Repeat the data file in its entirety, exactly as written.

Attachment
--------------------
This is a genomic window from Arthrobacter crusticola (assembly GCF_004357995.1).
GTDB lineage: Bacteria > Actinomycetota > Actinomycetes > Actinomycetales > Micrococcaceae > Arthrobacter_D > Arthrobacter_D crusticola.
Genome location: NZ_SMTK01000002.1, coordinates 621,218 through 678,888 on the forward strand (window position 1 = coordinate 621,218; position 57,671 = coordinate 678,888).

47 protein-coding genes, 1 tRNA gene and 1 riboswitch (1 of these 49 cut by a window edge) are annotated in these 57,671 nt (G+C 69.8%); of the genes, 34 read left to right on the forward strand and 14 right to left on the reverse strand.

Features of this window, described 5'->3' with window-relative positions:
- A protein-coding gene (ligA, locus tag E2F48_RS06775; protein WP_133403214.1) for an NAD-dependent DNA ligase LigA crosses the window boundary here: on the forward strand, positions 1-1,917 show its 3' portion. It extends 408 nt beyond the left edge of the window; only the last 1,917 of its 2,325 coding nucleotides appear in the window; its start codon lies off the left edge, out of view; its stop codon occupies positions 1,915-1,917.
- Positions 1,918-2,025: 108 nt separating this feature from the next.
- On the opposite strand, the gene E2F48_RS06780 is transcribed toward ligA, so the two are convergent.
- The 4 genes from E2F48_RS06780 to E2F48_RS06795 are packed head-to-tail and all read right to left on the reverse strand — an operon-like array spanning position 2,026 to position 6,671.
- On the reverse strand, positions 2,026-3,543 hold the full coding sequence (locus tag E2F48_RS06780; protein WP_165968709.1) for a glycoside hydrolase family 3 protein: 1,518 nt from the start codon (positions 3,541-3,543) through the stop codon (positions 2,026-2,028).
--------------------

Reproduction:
This is a genomic window from Arthrobacter crusticola (assembly GCF_004357995.1).
GTDB lineage: Bacteria > Actinomycetota > Actinomycetes > Actinomycetales > Micrococcaceae > Arthrobacter_D > Arthrobacter_D crusticola.
Genome location: NZ_SMTK01000002.1, coordinates 621,218 through 678,888 on the forward strand (window position 1 = coordinate 621,218; position 57,671 = coordinate 678,888).

47 protein-coding genes, 1 tRNA gene and 1 riboswitch (1 of these 49 cut by a window edge) are annotated in these 57,671 nt (G+C 69.8%); of the genes, 34 read left to right on the forward strand and 14 right to left on the reverse strand.

Features of this window, described 5'->3' with window-relative positions:
- A protein-coding gene (ligA, locus tag E2F48_RS06775; protein WP_133403214.1) for an NAD-dependent DNA ligase LigA crosses the window boundary here: on the forward strand, positions 1-1,917 show its 3' portion. It extends 408 nt beyond the left edge of the window; only the last 1,917 of its 2,325 coding nucleotides appear in the window; its start codon lies off the left edge, out of view; its stop codon occupies positions 1,915-1,917.
- Positions 1,918-2,025: 108 nt separating this feature from the next.
- On the opposite strand, the gene E2F48_RS06780 is transcribed toward ligA, so the two are convergent.
- The 4 genes from E2F48_RS06780 to E2F48_RS06795 are packed head-to-tail and all read right to left on the reverse strand — an operon-like array spanning position 2,026 to position 6,671.
- On the reverse strand, positions 2,026-3,543 hold the full coding sequence (locus tag E2F48_RS06780; protein WP_165968709.1) for a glycoside hydrolase family 3 protein: 1,518 nt from the start codon (positions 3,541-3,543) through the stop codon (positions 2,026-2,028).